Research Article


Pediatric Review - International Journal of Pediatric Research

2021 Volume 8 Number 4 July-August

“Study of Estimation of Cerebrospinal Fluid C-Reactive Protein in Diagnosis of Acute Meningitis.”

Bansal K.1, Bhatt D.2*, Kumar Dadhich S.3, Kariya D.4
DOI: https://doi.org/10.17511/ijpr.2021.i04.02

1 Keshav Bansal, Senior Resident, Department of Pediatrics, Pacific Institute of Medical Science, Udaipur, Rajasthan, India.

2* Dhaval Bhatt, Assistant Professor, Department of Pediatrics, Government Medical College, Bhavnagar, Gujarat, India.

3 Sunil Kumar Dadhich, Assistant Professor, Department of Pediatrics, Government Medical College, Kota, Rajasthan, India.

4 Deep Kariya, PG Resident, Department of Pediatrics, Government Medical College, Bhavnagar, Gujarat, India.

Objectives:To assess the diagnostic role of CSF C-reactive protein quantitatively in acute meningitis and to evaluate the efficacy of CSF C-reactive protein in differentiating pyogenic meningitis from non-pyogenic meningitis.Material and Methods: It is a prospective observational study of total 102 children with suspected meningitis allocated into three groups based on initial investigations; group-I Pyogenic meningitis, group-II Non-Pyogenic meningitis and group-III No meningitis (Control group). Quantitative CSF C-reactive protein was detected by the latex agglutination method. Data were analyzed to establish the diagnostic role of CSF-CRP and to evaluate the efficacy of CSF-CRP in differentiating pyogenic meningitis from non-pyogenic meningitis.Results: A total of 102 clinically suspected meningitis patients were studied. Based on CSF findings, the study population (102 cases) was categorized into 3 groups. Group I was pyogenic meningitis consist 53 cases (51.96%). Group II was Non-Pyogenic meningitis consists 27 cases (26.47%). Group III was normal CSF findings consist 22 (21.56%). 98.1% cases of pyogenic meningitis had elevated CSF-CRP level >1.1 µg/ml of CSF. In the case of Non-Pyogenic meningitis, 96.2% were found to have CSF- CRP in the range of 0.05-0.10 µg/ml. The mean value of CSF-CRP in groups I,II and III were 5.57±1.48, 0.09±0.042 and 0.01±0.010 respectively. Conclusion: Detection of CSF-CRP provides a new dimension to establish the diagnosis of pyogenic meningitis. It is a rapid, reliable and sensitive diagnostic test. From this study it is concluded that CSF-CRP can be used to differentiate pyogenic from non-pyogenic meningitis. Early, accurate and appropriate therapy can ameliorate the morbidity and mortality rates in such cases.

Keywords: CSF-CRP, Meningitis, Brain Infections

Corresponding Author How to Cite this Article To Browse
Dhaval Bhatt, Assistant Professor, Department of Pediatrics, Government Medical College, Bhavnagar, Gujarat, India.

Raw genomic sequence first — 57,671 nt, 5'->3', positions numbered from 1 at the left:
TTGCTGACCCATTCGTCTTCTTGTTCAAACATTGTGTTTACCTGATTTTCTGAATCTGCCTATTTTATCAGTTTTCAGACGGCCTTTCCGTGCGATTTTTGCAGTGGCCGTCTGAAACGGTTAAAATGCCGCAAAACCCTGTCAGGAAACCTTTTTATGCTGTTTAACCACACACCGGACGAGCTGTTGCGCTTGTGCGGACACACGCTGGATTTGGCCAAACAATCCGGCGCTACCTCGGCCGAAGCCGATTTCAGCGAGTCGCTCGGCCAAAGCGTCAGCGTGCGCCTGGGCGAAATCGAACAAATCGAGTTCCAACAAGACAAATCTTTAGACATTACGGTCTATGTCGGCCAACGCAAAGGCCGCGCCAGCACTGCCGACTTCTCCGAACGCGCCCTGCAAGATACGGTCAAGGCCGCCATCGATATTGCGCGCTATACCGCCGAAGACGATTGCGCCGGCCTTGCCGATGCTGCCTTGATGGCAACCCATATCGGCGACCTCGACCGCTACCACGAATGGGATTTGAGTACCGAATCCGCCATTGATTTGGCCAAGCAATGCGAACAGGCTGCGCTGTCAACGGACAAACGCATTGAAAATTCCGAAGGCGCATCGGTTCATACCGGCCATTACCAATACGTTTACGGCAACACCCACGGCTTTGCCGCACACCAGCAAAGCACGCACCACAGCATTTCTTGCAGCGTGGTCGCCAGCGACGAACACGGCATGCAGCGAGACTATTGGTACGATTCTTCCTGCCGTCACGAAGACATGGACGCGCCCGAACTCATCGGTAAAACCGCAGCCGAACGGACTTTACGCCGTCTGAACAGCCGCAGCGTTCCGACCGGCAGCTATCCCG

Bansal K, Bhatt D, Dadhich SK, Kariya D. “Study of Estimation of Cerebrospinal Fluid C-Reactive Protein in Diagnosis of Acute Meningitis.”. Pediatric Rev Int J Pediatr Res. 2021;8(4):175-181.
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Manuscript Received Review Round 1 Review Round 2 Review Round 3 Accepted
2021-03-03 2021-04-04 2021-05-26 2021-06-10 2021-07-05
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© 2021 by Keshav Bansal, Dhaval Bhatt, Sunil Kumar Dadhich, Deep Kariya and Published by Siddharth Health Research and Social Welfare Society. This is an Open Access article licensed under a Creative Commons Attribution 4.0 International License https://creativecommons.org/licenses/by/4.0/ unported [CC BY 4.0].


Acute infections of the nervous system are among the most important and common conditions in pediatrics. These distinct clinical syndromes include acute pyogenic meningitis, viral meningitis-encephalitis, focal infections such as brain abscess and subdural empyema, and infectious thrombophlebitis. Early recognition & diagnosis with the rapid institution of therapy can be life-saving[1].Meningitis is a significant cause of morbidity and mortality in children worldwide. Without treatment, the case-fatality rate can be as high as 70 percent, and one in five survivors of bacterial meningitis may be left with permanent sequelae including hearing loss, neurologic disability [2].

Case fatality rates for bacterial meningitis range from 4.5% in developed countries to 15–50% in developing countries [3,4]. Bacterial meningitis, still one of the most life-threatening problems worldwide, is more prevalent in children and its timely and early differentiation from non-bacterial meningitis has a huge impact on the treatment of affected patients. Quick diagnosis and effective management is key to success [5].